I'm curious if any readers of this blog have taken the blood test and what they have found. And if they have supplemented with the algae and retested to see if their levels were up. And if Dr. Carney has reigned on this specific issue of possible low conversion and has advice for older vegans whether to supplement for this issue, I would appreciate hearing her response.

Also Dr. Carney writes that those folks with severe vitamin deficiency should supplement. I am finding that there is not consensus on what is the level of severe deficiency. My number was 28. Some WFPB doctors suggest 30 is the low limit. Does that make 28 a severe deficiency? My...

I recently looked at the study suggesting vegans (especially older vegans) can be low in converting omega 3 to EPA/DHA despite eating seeds like flax and chia seeds and a healthy WFPB diet. I would love to test my blood for this, but unfortunately I would have to self pay at about $150.00 as insurance does not cover. So I am now thinking of taking the algae supplement without first paying for blood tests. A couple of WFPB doctors (Greger, Fuhrman, Klaper) suggest this may be good insurance from a potential "shrinking brain."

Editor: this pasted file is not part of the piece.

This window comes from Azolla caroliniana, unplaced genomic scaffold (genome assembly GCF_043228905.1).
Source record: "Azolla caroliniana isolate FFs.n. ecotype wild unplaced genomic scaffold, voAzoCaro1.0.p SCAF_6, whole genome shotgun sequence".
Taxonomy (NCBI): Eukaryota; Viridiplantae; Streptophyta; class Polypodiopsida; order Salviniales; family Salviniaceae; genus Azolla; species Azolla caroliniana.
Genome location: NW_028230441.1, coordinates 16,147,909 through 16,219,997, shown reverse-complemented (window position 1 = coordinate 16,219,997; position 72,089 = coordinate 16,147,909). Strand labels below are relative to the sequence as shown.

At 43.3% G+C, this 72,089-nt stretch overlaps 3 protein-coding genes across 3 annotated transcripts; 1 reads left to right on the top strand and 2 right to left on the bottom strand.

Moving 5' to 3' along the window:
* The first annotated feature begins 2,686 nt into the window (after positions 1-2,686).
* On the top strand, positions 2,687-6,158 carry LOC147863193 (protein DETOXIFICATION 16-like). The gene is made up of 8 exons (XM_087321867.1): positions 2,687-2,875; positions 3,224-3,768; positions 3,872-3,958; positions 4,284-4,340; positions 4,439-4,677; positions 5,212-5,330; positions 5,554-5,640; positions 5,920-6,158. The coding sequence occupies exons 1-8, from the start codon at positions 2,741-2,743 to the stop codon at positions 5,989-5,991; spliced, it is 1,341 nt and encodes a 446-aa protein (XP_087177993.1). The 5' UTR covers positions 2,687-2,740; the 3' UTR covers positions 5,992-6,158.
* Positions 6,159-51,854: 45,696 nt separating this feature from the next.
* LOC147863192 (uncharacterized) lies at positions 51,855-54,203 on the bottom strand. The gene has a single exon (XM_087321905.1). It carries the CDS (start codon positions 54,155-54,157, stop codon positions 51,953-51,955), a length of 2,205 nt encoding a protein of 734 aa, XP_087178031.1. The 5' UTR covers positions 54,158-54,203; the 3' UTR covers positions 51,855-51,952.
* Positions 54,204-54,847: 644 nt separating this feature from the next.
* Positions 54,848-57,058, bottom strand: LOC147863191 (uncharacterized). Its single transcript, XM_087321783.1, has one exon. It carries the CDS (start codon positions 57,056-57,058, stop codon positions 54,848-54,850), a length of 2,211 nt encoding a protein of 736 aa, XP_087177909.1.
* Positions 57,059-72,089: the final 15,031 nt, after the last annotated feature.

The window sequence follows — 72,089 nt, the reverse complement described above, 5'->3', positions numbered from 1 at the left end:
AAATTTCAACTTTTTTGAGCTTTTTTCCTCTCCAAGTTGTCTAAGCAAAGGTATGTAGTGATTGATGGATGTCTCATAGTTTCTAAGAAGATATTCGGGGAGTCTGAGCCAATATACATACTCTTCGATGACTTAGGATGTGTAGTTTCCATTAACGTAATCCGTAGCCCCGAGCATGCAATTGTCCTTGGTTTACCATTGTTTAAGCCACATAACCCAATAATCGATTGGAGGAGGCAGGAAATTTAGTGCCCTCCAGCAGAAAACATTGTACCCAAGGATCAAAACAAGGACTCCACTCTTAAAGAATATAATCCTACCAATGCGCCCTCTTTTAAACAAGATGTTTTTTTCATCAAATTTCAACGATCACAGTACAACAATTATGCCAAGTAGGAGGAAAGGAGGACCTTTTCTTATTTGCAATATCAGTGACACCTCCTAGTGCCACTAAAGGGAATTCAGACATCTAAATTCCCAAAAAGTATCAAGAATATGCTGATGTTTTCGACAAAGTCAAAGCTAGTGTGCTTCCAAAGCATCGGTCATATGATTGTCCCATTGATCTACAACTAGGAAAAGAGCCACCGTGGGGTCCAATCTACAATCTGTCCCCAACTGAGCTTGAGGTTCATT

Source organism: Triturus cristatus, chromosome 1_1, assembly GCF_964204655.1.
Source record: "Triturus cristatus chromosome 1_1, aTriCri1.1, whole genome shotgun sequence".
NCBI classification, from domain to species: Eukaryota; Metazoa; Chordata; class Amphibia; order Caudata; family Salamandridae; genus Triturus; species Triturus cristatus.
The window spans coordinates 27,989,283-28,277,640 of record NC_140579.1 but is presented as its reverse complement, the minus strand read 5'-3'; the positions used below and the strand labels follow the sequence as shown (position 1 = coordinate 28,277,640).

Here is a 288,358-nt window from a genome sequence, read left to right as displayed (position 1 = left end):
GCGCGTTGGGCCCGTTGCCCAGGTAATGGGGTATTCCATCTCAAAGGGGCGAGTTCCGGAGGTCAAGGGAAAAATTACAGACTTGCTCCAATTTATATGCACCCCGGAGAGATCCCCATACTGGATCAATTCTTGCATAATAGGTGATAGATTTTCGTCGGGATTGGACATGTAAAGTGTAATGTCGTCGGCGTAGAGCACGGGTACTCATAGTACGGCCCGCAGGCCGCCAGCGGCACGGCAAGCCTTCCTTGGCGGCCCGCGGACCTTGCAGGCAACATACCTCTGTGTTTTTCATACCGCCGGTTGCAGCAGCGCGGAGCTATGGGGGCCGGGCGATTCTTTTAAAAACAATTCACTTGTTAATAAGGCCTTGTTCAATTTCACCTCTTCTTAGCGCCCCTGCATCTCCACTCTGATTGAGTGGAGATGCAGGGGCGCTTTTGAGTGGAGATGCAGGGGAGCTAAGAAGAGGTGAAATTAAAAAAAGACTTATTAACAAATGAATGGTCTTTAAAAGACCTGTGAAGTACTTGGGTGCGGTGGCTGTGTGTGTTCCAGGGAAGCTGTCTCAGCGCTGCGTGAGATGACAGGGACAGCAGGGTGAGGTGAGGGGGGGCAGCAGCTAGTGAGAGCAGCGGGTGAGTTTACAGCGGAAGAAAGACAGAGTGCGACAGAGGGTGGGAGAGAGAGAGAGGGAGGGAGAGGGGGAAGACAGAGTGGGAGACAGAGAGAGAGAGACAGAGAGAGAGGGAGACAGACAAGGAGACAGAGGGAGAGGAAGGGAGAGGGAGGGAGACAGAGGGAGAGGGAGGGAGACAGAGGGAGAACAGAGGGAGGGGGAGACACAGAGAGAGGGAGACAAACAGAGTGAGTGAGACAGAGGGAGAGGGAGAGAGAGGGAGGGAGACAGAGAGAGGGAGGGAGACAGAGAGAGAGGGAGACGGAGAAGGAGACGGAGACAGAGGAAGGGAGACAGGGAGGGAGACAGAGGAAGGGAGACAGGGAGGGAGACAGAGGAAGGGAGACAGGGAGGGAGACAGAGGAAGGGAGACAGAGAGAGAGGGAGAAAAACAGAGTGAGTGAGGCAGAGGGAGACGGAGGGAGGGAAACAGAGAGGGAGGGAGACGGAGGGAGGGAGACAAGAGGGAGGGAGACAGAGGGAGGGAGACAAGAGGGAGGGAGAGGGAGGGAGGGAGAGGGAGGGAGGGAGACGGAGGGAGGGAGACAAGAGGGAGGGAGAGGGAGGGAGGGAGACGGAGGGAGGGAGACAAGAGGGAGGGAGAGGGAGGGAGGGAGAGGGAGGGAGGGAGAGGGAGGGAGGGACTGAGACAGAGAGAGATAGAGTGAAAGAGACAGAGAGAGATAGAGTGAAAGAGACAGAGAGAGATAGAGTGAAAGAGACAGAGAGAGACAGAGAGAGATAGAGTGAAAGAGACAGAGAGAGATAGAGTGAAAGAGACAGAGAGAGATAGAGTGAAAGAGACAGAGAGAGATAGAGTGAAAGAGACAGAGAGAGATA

I'm curious if any readers of this blog have taken the blood test and what they have found. And if they have supplemented with the algae and retested to see if their levels were up. And if Dr. Carney has reigned on this specific issue of possible low conversion and has advice for older vegans whether to supplement for this issue, I would appreciate hearing her response.

Also Dr. Carney writes that those folks with severe vitamin deficiency should supplement. I am finding that there is not consensus on what is the level of severe deficiency. My number was 28. Some WFPB doctors suggest 30 is the low limit. Does that make 28 a severe deficiency? My primary who is not WFPB felt the number should be between 40-60. If Dr. Carney could share what numbers represent a severe deficiency, I would appreciate her input. Thank you.

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  1. Chris Dove    Denise B Rose